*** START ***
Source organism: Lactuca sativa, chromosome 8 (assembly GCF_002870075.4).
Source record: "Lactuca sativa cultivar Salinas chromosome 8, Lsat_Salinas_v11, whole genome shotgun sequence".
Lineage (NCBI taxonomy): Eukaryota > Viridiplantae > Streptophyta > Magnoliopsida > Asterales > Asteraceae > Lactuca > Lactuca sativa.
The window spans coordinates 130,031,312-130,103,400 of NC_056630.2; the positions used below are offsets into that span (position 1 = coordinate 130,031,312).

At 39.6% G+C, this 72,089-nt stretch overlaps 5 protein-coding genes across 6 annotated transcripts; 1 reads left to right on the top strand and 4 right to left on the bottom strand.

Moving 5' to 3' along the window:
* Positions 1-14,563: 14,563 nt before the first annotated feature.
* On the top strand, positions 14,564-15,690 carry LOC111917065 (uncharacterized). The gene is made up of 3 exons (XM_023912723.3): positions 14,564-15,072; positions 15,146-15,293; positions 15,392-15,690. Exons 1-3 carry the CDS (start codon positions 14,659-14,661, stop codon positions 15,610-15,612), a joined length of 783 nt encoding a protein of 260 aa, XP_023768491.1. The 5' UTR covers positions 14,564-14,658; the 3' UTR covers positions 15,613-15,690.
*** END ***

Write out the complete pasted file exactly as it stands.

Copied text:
Source organism: Lactuca sativa, chromosome 8 (assembly GCF_002870075.4).
Source record: "Lactuca sativa cultivar Salinas chromosome 8, Lsat_Salinas_v11, whole genome shotgun sequence".
Lineage (NCBI taxonomy): Eukaryota > Viridiplantae > Streptophyta > Magnoliopsida > Asterales > Asteraceae > Lactuca > Lactuca sativa.
The window spans coordinates 130,031,312-130,103,400 of NC_056630.2; the positions used below are offsets into that span (position 1 = coordinate 130,031,312).

At 39.6% G+C, this 72,089-nt stretch overlaps 5 protein-coding genes across 6 annotated transcripts; 1 reads left to right on the top strand and 4 right to left on the bottom strand.

Moving 5' to 3' along the window:
* Positions 1-14,563: 14,563 nt before the first annotated feature.
* On the top strand, positions 14,564-15,690 carry LOC111917065 (uncharacterized). The gene is made up of 3 exons (XM_023912723.3): positions 14,564-15,072; positions 15,146-15,293; positions 15,392-15,690. Exons 1-3 carry the CDS (start codon positions 14,659-14,661, stop codon positions 15,610-15,612), a joined length of 783 nt encoding a protein of 260 aa, XP_023768491.1. The 5' UTR covers positions 14,564-14,658; the 3' UTR covers positions 15,613-15,690.